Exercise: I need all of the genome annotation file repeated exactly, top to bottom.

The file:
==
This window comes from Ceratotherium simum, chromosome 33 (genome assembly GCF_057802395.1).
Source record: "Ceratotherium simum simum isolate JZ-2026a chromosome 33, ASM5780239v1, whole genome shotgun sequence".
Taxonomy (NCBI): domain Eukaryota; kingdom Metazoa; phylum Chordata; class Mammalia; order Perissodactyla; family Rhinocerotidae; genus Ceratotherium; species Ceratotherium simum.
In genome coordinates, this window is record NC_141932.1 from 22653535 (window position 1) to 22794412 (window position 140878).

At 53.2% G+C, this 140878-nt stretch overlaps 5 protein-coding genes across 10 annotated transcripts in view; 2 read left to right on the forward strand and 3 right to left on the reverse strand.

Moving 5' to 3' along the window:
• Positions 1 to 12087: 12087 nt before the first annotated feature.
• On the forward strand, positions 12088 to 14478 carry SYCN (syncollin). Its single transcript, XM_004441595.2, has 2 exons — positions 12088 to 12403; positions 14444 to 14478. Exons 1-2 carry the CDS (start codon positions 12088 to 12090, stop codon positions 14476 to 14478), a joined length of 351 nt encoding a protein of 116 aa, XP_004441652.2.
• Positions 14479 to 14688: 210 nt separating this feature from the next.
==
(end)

This window comes from Ceratotherium simum, chromosome 33 (genome assembly GCF_057802395.1).
Source record: "Ceratotherium simum simum isolate JZ-2026a chromosome 33, ASM5780239v1, whole genome shotgun sequence".
Taxonomy (NCBI): domain Eukaryota; kingdom Metazoa; phylum Chordata; class Mammalia; order Perissodactyla; family Rhinocerotidae; genus Ceratotherium; species Ceratotherium simum.
In genome coordinates, this window is record NC_141932.1 from 22653535 (window position 1) to 22794412 (window position 140878).

At 53.2% G+C, this 140878-nt stretch overlaps 5 protein-coding genes across 10 annotated transcripts in view; 2 read left to right on the forward strand and 3 right to left on the reverse strand.

Moving 5' to 3' along the window:
• Positions 1 to 12087: 12087 nt before the first annotated feature.
• On the forward strand, positions 12088 to 14478 carry SYCN (syncollin). Its single transcript, XM_004441595.2, has 2 exons — positions 12088 to 12403; positions 14444 to 14478. Exons 1-2 carry the CDS (start codon positions 12088 to 12090, stop codon positions 14476 to 14478), a joined length of 351 nt encoding a protein of 116 aa, XP_004441652.2.
• Positions 14479 to 14688: 210 nt separating this feature from the next.